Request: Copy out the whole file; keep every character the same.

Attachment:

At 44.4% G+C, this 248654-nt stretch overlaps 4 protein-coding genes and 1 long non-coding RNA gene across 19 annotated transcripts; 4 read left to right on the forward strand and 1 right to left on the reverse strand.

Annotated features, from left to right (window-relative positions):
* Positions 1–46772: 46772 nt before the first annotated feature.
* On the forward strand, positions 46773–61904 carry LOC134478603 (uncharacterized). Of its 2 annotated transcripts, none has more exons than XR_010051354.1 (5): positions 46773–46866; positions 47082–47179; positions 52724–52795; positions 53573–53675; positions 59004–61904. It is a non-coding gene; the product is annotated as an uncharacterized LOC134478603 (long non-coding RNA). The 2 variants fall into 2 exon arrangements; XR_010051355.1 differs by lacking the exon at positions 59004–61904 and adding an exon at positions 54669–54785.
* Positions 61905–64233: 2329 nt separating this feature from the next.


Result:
At 44.4% G+C, this 248654-nt stretch overlaps 4 protein-coding genes and 1 long non-coding RNA gene across 19 annotated transcripts; 4 read left to right on the forward strand and 1 right to left on the reverse strand.

Annotated features, from left to right (window-relative positions):
* Positions 1–46772: 46772 nt before the first annotated feature.
* On the forward strand, positions 46773–61904 carry LOC134478603 (uncharacterized). Of its 2 annotated transcripts, none has more exons than XR_010051354.1 (5): positions 46773–46866; positions 47082–47179; positions 52724–52795; positions 53573–53675; positions 59004–61904. It is a non-coding gene; the product is annotated as an uncharacterized LOC134478603 (long non-coding RNA). The 2 variants fall into 2 exon arrangements; XR_010051355.1 differs by lacking the exon at positions 59004–61904 and adding an exon at positions 54669–54785.
* Positions 61905–64233: 2329 nt separating this feature from the next.